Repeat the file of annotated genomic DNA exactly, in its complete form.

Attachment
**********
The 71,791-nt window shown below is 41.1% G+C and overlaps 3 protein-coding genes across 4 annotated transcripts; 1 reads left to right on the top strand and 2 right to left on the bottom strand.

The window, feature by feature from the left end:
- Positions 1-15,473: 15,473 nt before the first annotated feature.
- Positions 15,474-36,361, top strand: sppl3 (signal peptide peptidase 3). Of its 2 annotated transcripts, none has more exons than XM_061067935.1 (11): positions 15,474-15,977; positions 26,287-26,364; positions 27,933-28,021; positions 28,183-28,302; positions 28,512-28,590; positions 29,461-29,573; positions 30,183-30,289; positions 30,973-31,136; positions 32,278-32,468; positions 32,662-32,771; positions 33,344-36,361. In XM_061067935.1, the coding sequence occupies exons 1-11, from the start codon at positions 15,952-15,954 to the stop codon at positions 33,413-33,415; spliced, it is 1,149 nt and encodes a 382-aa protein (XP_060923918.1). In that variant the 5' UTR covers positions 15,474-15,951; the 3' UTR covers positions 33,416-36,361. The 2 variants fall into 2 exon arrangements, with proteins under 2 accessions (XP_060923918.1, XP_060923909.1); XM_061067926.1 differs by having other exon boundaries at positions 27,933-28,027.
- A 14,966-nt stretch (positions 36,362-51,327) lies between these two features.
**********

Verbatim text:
The 71,791-nt window shown below is 41.1% G+C and overlaps 3 protein-coding genes across 4 annotated transcripts; 1 reads left to right on the top strand and 2 right to left on the bottom strand.

The window, feature by feature from the left end:
- Positions 1-15,473: 15,473 nt before the first annotated feature.
- Positions 15,474-36,361, top strand: sppl3 (signal peptide peptidase 3). Of its 2 annotated transcripts, none has more exons than XM_061067935.1 (11): positions 15,474-15,977; positions 26,287-26,364; positions 27,933-28,021; positions 28,183-28,302; positions 28,512-28,590; positions 29,461-29,573; positions 30,183-30,289; positions 30,973-31,136; positions 32,278-32,468; positions 32,662-32,771; positions 33,344-36,361. In XM_061067935.1, the coding sequence occupies exons 1-11, from the start codon at positions 15,952-15,954 to the stop codon at positions 33,413-33,415; spliced, it is 1,149 nt and encodes a 382-aa protein (XP_060923918.1). In that variant the 5' UTR covers positions 15,474-15,951; the 3' UTR covers positions 33,416-36,361. The 2 variants fall into 2 exon arrangements, with proteins under 2 accessions (XP_060923918.1, XP_060923909.1); XM_061067926.1 differs by having other exon boundaries at positions 27,933-28,027.
- A 14,966-nt stretch (positions 36,362-51,327) lies between these two features.